At Standpoint Gallery John Bunker has curated ‘Grit to Gold’. The exhibition presents Bunker’s work alongside that by Frank Bowling and Scott O’Rourke, and examines attitude to collage within abstraction. The exhibition opens on the 18th of January and runs until the 16th of February. There will a discussion in the gallery including Bunker and Bowling on the 9th of February at 3pm. From the exhibition’s press release: “Collage makes a direct connection to the brain’s readiness to associate, to form bridges between objects and spaces, times and places. But it also shatters patterns, disrupts control and breaks laws. Painting, from this perspective, becomes a realm in which the mind’s cognitive processes are echoed or played out. Paint itself acts as a kind of binding agent transforming anything it touches, bringing disparate elements into new relationships, by turns masking and revealing, heeding some boundaries and breaching others.”
For some ‘classic’ minimalism that might be interestingly thought about in relation to Kate Shepherd’s work, on until the 16th of February at David Zwirner is an installation of string-pieces by Fred Sandback. Here is Sandback on his work from a 1975 statement (quoted in the David Zwirner publication ‘Fred Sandback: Decades’): “My work isn’t environmental. It’s present in pedestrian space, but is not so strong or elaborate that it obscures its context. It doesn’t take over a space, but rather coexists with it. Environmental art makes a new environment and obscures the old one, and that’s as far from what I want as realistic painting is. Most paintings and environmental art are aesthetically discontinuous with ordinary space, which is a quality I don’t want in my work.”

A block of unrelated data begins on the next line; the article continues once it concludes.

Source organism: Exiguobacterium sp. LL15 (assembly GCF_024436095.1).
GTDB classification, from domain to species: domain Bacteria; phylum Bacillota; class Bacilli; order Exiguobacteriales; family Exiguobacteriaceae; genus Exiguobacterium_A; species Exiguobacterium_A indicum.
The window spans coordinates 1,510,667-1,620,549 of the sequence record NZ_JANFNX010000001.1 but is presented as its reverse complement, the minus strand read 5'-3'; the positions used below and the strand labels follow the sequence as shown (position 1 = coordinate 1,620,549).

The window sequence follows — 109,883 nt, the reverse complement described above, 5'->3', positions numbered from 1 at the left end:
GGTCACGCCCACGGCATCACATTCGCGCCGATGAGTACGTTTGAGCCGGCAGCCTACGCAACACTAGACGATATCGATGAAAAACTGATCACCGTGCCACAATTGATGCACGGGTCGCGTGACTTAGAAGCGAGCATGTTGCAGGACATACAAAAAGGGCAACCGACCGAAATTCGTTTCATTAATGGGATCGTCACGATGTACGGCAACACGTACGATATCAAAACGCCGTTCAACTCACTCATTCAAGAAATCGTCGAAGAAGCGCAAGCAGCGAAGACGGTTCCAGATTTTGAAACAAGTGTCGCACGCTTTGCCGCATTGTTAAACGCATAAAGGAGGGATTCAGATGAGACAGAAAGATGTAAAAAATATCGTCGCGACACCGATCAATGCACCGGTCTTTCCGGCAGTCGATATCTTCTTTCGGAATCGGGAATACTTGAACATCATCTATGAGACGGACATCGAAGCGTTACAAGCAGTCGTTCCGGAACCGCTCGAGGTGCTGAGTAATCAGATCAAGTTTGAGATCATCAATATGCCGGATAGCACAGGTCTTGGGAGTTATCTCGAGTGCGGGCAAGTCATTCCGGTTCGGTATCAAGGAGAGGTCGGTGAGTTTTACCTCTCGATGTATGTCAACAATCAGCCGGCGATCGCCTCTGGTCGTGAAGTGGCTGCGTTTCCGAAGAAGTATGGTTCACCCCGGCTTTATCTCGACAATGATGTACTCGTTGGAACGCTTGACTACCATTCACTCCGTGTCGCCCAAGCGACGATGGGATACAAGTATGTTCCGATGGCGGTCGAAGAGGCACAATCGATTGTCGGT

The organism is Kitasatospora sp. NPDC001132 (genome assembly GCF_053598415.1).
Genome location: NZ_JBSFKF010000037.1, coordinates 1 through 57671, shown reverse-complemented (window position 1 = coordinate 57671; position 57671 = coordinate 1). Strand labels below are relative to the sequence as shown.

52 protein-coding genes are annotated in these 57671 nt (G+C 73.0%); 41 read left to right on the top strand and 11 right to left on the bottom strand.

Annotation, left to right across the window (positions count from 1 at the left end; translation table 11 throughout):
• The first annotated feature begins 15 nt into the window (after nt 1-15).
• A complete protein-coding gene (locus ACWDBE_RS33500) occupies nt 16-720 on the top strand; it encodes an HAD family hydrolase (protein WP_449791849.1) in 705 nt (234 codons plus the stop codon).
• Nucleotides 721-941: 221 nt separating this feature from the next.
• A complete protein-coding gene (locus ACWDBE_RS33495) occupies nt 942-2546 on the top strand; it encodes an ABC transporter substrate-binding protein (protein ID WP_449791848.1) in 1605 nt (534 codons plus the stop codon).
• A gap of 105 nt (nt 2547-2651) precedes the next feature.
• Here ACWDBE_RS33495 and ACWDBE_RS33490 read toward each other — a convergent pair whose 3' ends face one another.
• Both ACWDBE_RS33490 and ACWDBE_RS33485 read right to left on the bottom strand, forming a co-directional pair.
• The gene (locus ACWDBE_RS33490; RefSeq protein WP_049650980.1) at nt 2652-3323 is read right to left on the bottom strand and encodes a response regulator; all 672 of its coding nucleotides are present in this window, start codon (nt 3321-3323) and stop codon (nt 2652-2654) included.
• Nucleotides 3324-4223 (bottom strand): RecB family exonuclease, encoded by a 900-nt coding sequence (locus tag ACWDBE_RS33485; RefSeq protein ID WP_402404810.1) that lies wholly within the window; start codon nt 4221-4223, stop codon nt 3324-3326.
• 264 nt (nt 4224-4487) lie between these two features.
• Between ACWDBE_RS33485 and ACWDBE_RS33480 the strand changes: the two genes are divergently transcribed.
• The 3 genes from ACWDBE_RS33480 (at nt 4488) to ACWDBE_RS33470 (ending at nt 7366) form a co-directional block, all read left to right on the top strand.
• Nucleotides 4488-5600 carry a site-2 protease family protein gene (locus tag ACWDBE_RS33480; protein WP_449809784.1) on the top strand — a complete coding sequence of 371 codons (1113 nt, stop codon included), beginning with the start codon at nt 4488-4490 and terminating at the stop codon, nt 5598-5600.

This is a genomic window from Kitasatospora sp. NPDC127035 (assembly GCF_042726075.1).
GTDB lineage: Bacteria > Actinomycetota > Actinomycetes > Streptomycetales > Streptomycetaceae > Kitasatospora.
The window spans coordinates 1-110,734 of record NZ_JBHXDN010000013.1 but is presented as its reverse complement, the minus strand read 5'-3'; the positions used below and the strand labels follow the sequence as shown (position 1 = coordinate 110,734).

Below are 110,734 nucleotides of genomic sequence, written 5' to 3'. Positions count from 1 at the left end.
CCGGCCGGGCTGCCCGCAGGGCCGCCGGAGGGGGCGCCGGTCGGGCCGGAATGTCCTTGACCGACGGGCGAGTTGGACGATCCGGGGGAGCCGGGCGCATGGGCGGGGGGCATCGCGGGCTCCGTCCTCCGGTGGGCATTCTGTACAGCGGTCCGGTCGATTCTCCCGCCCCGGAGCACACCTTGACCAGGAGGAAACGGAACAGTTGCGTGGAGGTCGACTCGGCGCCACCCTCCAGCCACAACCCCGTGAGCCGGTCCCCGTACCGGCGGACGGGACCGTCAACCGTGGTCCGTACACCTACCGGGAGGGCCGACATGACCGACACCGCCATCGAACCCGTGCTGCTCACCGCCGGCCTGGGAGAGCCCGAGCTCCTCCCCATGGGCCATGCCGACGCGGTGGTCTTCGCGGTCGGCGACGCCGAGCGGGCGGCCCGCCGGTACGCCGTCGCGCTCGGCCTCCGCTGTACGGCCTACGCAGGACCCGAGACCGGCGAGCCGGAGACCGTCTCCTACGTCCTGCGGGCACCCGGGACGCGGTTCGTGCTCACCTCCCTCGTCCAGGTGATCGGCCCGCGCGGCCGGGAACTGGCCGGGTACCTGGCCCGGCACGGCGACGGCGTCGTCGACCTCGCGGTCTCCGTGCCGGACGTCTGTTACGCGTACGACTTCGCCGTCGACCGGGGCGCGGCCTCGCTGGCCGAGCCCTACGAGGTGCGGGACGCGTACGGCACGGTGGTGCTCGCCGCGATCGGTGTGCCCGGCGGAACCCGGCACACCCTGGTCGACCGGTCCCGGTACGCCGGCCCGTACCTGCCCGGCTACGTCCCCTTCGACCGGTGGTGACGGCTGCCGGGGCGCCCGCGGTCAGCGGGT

‘Fiona Rae: New Paintings’ is on at the Timothy Taylor Gallery from the 18th of January to the 23rd of February. The press-release notes: “Running through this series of paintings is a leitmotif of cartoonish pandas. Articulated in various ways, they function as abstract compositional devices as well as having both an absurd and uncanny presence.” In a recent statement Rae says of the pandas that: “I could use them as a reason to make a painting. Sometimes itʼs hard to justify the act of painting; its expressive and gestural marks can seem unwarranted and unconnected to anything much in the so-called real world, and even worse, the nightmare of paintingʼs history haunts the studio. With these pandas as mascots, amulets, protagonists, victims, observers, or whatever their role in each painting might be, I can make a painting that has an angle or an eye on itself, while simultaneously being a full-blooded, full-on manifestation of painterly possibility.”
‘Treatment’ at PR Mirabel opens on the 19th of January and closes on the 3rd of March. It seems in line with much the current trend toward ‘modest’ or ‘provisional’ abstraction. Curated by Lisa Denyer it features work by Laura Jane Blake, Neill Clements, Terry Greene, Mark Kennard, Jack Lewis, Matthew Macaulay and Richard Ward. The press release suggests: “Treatment considers the intuitive decision making process of creating a painting, the multi-faceted characteristics of paint, and the consequential actions of painting as an activity. It also investigates contemplation of the physical world. This scrutiny might refer to an avid interest, exploration and interpretation of physical form, or it could refer to ideas of escapism and a complete stripping down of elemental components and anything recognisable.”
Though perhaps not very abstract, an exhibition at the Estorick Collection of work by Giorgio Morandi can be seen in relation to the ‘modest’ abstraction on show at PS Mirabel. From the press release: “As de Chirico noted, Morandi was a master of uncovering the ‘metaphysical dimensions of the commonest objects’, that is, of discerning the poetry within ‘those things that habit has rendered so familiar to us that we […] often look upon them with the eye of one who sees but does not understand.’” The exhibition, mainly comprised of etchings, runs until the 16th of April.